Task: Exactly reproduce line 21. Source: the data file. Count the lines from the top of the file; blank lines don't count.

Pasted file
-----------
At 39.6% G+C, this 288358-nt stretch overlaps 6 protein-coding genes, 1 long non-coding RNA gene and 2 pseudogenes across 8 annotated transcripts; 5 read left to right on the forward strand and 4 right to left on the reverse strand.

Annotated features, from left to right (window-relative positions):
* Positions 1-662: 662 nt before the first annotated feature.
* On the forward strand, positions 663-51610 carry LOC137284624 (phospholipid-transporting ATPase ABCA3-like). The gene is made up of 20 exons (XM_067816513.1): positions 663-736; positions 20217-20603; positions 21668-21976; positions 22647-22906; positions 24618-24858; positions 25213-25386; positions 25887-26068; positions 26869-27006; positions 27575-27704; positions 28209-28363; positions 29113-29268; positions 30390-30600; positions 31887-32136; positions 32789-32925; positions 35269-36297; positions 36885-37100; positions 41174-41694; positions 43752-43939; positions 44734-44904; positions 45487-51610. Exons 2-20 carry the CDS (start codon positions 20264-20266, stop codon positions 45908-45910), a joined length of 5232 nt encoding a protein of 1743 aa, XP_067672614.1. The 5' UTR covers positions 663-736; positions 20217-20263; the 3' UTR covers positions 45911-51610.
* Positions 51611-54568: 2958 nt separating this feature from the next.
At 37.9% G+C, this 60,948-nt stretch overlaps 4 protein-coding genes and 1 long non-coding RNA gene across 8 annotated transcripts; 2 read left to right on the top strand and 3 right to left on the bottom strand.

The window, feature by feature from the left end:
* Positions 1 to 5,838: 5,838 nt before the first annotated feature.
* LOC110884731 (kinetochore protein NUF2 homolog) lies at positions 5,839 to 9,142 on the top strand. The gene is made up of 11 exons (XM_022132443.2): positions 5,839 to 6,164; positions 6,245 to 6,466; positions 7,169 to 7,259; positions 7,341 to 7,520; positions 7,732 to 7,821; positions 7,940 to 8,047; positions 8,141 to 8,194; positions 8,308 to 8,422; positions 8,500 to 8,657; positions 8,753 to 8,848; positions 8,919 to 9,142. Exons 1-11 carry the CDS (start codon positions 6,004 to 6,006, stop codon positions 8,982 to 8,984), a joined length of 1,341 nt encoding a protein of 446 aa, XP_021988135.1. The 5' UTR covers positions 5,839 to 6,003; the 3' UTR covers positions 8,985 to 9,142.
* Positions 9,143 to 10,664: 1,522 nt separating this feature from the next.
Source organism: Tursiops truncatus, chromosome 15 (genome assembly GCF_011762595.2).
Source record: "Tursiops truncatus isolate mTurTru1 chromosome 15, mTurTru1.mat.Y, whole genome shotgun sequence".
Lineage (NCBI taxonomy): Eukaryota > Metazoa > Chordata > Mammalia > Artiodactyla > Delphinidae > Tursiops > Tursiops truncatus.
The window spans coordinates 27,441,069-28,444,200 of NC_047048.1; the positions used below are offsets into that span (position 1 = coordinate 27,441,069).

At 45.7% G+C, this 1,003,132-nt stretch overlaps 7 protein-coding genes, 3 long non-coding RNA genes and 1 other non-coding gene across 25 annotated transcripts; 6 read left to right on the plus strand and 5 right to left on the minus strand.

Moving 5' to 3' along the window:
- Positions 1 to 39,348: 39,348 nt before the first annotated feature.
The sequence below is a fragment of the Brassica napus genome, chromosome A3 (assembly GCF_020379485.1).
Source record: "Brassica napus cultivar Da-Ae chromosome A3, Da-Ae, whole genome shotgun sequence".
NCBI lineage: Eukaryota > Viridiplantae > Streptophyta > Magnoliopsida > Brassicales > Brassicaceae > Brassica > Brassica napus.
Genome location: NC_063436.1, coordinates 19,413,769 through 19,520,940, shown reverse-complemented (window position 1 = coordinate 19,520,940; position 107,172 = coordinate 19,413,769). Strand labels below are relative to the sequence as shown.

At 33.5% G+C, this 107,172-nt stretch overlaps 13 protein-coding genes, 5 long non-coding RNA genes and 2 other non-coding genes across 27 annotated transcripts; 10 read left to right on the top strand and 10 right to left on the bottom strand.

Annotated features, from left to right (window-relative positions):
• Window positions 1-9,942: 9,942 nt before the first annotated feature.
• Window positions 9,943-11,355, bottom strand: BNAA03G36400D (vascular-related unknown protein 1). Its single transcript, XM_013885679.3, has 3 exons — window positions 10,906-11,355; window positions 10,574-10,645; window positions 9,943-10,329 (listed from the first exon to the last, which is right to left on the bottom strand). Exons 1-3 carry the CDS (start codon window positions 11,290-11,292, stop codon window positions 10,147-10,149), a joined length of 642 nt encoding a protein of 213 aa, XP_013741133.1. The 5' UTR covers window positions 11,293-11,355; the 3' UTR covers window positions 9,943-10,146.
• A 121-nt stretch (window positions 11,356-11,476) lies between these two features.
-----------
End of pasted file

Genome location: NC_063436.1, coordinates 19,413,769 through 19,520,940, shown reverse-complemented (window position 1 = coordinate 19,520,940; position 107,172 = coordinate 19,413,769). Strand labels below are relative to the sequence as shown.